With #vocalforlocal in the buzz these days, it's great to witness the revival of handloom crafts to not only represent Indian craftsmanship on the global platform but also draw support to millions of artisans and weavers in rural villages. Bengal is one such region that is known for its age-old crafts such as kantha. A form of embroidery, it's even mentioned in Vedic literature and in modern times is emerging like a bloom in sustainable fashion. So what is kantha embroidery and how did it gain popularity?
Kolkata based designer Neha Roy, who is the founder of POTT-POURRI - the revival of indigenous crafts, says, "The origin of kantha dates back to the time when its purpose was not only for aesthetics but also, functional. It is a kind of embroidery, popular in eastern regions of India and in Bangladesh particularly. The threads for Kantha were drawn out of the borders of used saris and dhotis, and were further used for mending those making beautiful designs with simple motifs. Kantha is an indigenous household craft, made by the rural women in West Bengal; it is a specialty of Bolpur-Santiniketan and also remains the most creative of all embroidery styles in this part of India."
Renowned fashion designer Anavila Misra, who's label Anavila stands for sustainable fashion, shares, "Mostly old saris and other fabrics were traditionally put together to either make a quilt or covering for the bed. It was a need-based daily utility item which every woman in the villages made for her household. Slowly this developed into a craft as they started making other daily utility items and doing small decorative work with the stitches, and inspired many designers to work with the same."
Where other stunning thread embroideries are dominating the fashion industry in terms of wedding and festive wear, kantha is typically used in domestic beautification. Neha Roy adds, "The making of kantha was not only a personal expression but it was also a mark of religious ceremonies, something more specific to weddings and births, and this gave the art its place as a representation of significant cultural importance. Different patterns like lotus, fishes, birds, kalka, mandala and mythological stories formed a great source of inspiration for kantha. The colours used originally were blue, green, yellow, red and black."
For Anavila Misra, working on a collection inspired by the Indus Valley Civilisation, made kantha an easy choice as it is one of the most basic and expressive embroideries. Anavila says, "Kantha is very versatile; its simplicity makes it adaptable to many expressions. The application of stitches, how they are spread, the size and the interplay of yarn and colour can lead to very different products. Kantha can be seen in very modern, geometric applications and detailed traditional works too."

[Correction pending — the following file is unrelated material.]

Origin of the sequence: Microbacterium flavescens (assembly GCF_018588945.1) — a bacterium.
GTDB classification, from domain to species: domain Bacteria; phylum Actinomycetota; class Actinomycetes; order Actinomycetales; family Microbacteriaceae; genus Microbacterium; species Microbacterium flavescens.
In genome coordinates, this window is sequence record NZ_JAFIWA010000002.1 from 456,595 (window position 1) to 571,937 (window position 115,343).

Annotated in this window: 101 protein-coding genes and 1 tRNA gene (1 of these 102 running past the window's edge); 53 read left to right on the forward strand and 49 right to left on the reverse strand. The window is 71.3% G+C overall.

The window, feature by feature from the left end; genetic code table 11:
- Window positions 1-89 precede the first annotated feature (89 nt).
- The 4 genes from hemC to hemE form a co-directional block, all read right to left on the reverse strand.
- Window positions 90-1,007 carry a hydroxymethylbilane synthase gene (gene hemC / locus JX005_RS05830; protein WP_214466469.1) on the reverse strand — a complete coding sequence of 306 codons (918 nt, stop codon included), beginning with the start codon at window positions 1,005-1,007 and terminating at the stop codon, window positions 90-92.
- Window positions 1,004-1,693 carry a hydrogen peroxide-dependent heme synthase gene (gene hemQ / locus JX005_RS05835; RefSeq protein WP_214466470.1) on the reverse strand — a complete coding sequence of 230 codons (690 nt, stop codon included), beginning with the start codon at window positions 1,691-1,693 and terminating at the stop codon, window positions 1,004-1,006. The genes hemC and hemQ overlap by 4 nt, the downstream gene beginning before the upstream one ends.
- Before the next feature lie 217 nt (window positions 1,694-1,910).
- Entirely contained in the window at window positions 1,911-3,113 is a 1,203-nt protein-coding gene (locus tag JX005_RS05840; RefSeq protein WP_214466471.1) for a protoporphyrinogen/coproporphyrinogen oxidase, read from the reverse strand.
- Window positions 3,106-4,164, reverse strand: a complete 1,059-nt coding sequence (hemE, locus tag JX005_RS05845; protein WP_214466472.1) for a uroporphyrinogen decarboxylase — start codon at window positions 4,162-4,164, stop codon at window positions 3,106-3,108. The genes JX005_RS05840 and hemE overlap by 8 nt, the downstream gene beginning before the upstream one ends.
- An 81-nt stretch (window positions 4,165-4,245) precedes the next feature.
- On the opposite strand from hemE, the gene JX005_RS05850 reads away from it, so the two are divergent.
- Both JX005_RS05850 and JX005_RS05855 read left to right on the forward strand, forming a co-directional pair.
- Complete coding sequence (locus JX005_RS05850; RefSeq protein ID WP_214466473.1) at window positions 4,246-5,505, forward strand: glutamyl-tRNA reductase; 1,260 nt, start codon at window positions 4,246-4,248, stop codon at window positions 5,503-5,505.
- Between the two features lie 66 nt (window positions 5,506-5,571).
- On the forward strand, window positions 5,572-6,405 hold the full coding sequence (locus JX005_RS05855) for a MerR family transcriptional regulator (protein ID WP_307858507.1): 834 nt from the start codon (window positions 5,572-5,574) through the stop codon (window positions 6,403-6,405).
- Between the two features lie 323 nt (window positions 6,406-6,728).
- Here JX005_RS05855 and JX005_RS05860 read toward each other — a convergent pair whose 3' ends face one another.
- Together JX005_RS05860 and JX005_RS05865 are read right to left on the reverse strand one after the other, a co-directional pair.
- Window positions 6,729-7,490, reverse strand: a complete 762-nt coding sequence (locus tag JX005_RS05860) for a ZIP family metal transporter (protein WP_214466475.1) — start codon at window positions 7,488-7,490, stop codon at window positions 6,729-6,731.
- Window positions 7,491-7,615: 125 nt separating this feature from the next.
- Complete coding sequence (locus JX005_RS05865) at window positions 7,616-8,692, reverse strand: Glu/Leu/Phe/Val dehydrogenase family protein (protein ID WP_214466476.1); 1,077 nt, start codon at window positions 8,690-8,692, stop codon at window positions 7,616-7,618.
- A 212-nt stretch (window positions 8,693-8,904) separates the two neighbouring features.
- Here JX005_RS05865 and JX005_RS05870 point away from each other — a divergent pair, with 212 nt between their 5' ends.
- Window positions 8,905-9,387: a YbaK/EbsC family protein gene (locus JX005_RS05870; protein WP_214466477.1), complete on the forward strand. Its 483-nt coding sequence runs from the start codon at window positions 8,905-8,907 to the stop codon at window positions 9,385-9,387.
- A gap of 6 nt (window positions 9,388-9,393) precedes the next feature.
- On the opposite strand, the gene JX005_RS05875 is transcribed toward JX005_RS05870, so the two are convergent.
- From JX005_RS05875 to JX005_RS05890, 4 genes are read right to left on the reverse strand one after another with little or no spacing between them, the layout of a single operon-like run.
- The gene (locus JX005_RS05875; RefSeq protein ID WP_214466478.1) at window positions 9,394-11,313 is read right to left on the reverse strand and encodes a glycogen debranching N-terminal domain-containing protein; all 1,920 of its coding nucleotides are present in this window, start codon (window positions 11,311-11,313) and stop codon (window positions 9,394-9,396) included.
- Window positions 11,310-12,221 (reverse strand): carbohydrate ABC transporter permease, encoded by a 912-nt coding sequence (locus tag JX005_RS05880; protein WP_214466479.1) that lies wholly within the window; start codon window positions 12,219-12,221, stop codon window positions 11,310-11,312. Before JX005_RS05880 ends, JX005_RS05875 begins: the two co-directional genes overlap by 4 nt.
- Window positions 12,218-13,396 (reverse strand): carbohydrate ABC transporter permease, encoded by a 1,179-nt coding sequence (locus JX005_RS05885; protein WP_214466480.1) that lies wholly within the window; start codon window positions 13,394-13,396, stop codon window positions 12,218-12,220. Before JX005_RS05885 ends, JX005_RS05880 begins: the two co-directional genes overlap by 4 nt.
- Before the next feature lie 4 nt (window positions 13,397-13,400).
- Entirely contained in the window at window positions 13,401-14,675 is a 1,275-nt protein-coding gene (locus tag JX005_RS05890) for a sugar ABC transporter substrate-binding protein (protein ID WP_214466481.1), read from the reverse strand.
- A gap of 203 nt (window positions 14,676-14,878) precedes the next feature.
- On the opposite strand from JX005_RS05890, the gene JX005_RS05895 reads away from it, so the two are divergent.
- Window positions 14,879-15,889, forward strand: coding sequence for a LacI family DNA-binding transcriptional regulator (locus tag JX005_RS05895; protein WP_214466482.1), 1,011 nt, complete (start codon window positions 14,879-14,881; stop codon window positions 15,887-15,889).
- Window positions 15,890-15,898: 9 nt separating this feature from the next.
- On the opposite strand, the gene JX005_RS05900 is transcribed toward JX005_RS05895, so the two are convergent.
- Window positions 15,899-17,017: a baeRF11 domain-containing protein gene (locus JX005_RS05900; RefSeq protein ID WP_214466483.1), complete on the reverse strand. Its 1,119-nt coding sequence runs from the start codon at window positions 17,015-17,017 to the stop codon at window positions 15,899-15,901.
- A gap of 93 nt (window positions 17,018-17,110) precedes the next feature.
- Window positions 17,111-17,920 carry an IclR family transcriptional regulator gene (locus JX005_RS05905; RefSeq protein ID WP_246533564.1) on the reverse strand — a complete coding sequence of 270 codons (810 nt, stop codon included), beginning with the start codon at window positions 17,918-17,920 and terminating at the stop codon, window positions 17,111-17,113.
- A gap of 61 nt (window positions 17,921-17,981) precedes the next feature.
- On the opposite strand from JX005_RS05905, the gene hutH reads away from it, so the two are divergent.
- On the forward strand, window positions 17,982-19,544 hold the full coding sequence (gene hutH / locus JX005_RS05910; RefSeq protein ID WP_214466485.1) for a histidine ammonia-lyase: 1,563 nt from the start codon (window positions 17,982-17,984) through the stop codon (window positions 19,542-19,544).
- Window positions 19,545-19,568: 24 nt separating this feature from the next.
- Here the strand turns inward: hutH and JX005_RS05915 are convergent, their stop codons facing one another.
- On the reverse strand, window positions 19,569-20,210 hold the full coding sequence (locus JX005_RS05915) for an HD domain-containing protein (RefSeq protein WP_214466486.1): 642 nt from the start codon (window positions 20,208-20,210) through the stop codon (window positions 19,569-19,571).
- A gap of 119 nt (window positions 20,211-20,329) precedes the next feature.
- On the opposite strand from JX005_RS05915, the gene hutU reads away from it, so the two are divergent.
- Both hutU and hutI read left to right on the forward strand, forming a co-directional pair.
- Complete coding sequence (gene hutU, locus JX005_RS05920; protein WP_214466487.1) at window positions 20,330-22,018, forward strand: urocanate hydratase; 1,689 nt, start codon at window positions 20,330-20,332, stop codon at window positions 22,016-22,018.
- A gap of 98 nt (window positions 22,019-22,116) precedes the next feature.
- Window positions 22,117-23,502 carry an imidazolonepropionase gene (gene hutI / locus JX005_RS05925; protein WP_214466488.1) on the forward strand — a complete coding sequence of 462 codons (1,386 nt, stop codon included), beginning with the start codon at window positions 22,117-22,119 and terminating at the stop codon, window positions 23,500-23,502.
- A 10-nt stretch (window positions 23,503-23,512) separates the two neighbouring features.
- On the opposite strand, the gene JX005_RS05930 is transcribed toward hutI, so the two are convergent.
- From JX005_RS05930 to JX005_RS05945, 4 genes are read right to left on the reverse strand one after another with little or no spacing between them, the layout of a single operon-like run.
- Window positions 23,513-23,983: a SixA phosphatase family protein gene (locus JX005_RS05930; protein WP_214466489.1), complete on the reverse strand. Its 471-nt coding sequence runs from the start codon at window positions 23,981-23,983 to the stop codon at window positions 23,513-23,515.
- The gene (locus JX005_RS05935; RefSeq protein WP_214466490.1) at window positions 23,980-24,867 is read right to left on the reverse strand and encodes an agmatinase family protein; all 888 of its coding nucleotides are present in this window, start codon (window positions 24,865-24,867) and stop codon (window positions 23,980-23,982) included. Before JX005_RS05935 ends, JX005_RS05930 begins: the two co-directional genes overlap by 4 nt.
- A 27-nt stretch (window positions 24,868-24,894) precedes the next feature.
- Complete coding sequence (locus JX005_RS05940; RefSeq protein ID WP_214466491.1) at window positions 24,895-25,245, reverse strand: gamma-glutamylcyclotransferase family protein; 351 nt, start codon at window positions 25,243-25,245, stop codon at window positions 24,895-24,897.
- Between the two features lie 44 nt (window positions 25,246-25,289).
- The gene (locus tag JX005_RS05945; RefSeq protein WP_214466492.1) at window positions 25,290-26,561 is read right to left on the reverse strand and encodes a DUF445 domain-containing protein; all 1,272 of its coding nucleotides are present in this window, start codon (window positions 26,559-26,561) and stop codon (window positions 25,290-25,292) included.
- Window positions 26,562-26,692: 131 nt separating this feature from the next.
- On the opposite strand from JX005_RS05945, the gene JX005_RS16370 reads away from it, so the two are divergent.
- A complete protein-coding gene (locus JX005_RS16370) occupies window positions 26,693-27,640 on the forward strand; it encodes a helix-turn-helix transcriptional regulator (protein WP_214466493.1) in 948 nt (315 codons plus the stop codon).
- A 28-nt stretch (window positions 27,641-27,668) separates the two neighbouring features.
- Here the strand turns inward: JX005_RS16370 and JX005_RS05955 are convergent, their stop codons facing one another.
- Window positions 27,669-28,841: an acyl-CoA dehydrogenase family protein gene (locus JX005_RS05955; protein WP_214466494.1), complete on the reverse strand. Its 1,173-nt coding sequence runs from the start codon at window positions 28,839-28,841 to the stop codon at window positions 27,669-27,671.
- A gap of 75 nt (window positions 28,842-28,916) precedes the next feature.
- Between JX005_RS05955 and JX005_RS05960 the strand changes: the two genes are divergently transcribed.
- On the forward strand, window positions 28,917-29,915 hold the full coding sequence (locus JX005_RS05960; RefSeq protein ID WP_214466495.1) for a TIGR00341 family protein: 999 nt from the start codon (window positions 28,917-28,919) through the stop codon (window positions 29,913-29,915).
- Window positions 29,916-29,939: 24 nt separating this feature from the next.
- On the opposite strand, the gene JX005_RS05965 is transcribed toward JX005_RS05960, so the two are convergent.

Similarly, for POTT-POURRI, kantha became "the main fabric of the journey which has always been a step towards sustainability. Kantha was a great pick to rejoin our waste fabric swatches into fresh fabrics for linings; it also redefined our handloom scarves, adding a hint of subtle colours and surface interest to it."
Sunali Singh Ranaa, founder of Alhaiyaah - Indian design house and social enterprise, says, "Kantha for me is a one-of-a-kind textile-based craft, simple yet unique and stylish. It is a vibrant craftwork comprising layers of patterned fabrics, bold colours and a rich history which is woven together with each stitch. It makes for an exceptionally beautiful art piece to uplift a room. Perfect in their imperfection, I think these features provide a refreshing contrast to the monotony of a living space."
Sunali adds, "I love experimenting with prints and patterns and exploring different regional crafts when it comes to home decor. I am constantly trying to put together a concoction of colours, styles, textures and patterns to create the right vibe in an interior space. Kantha craft checks in with all of the above-mentioned criteria. So, we decided to reintroduce Kantha bedlinen as a mainstream product."
Alhaiyaah uses pure cotton materials in kantha home décor pieces like bedcovers, bed sheets, table clothes etc. that are "hand block printed with natural dyes and then hand-stitched by our exceptionally skilled women artisans. It's is an absolutely sustainable product."
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"The work of the Kantha artisans is mostly narrative. A kantha sari, jacket or even a blouse is a good addition to one's wardrobe," suggests Anavila. "A well-cut kantha jacket can travel with you anywhere in the world. A detailed kantha stole is a wardrobe essential. Delicate kantha embroidery on a sari can lend it a classic style," adds Anavila.
Bengal-based designer Neha says, "It not only helps you highlight your daily wardrobe but also enriches them with an indigenous technique. The addition of kantha embroidery does not make the outfits only specific to occasion wear, which is why the garments look simple and graceful for your day to day outings. The process of making Kantha is relatively simpler and it doesn't add an enormous amount to your budget for daily clothing."
She goes on to add, "My personal favourite incorporation of kantha is in terms of scarves. I feel even the simplest of ensembles look beautiful when paired with kantha scarves. Kantha jackets are another great example of wardrobe staples. Similar tone fabrics patched together to make upcycled jackets and tops, stitched using a contrasting kantha embroidery. This method not only adds variety to your wardrobe but is also a green way of reusing old fabric scraps to create something extraordinary."Comments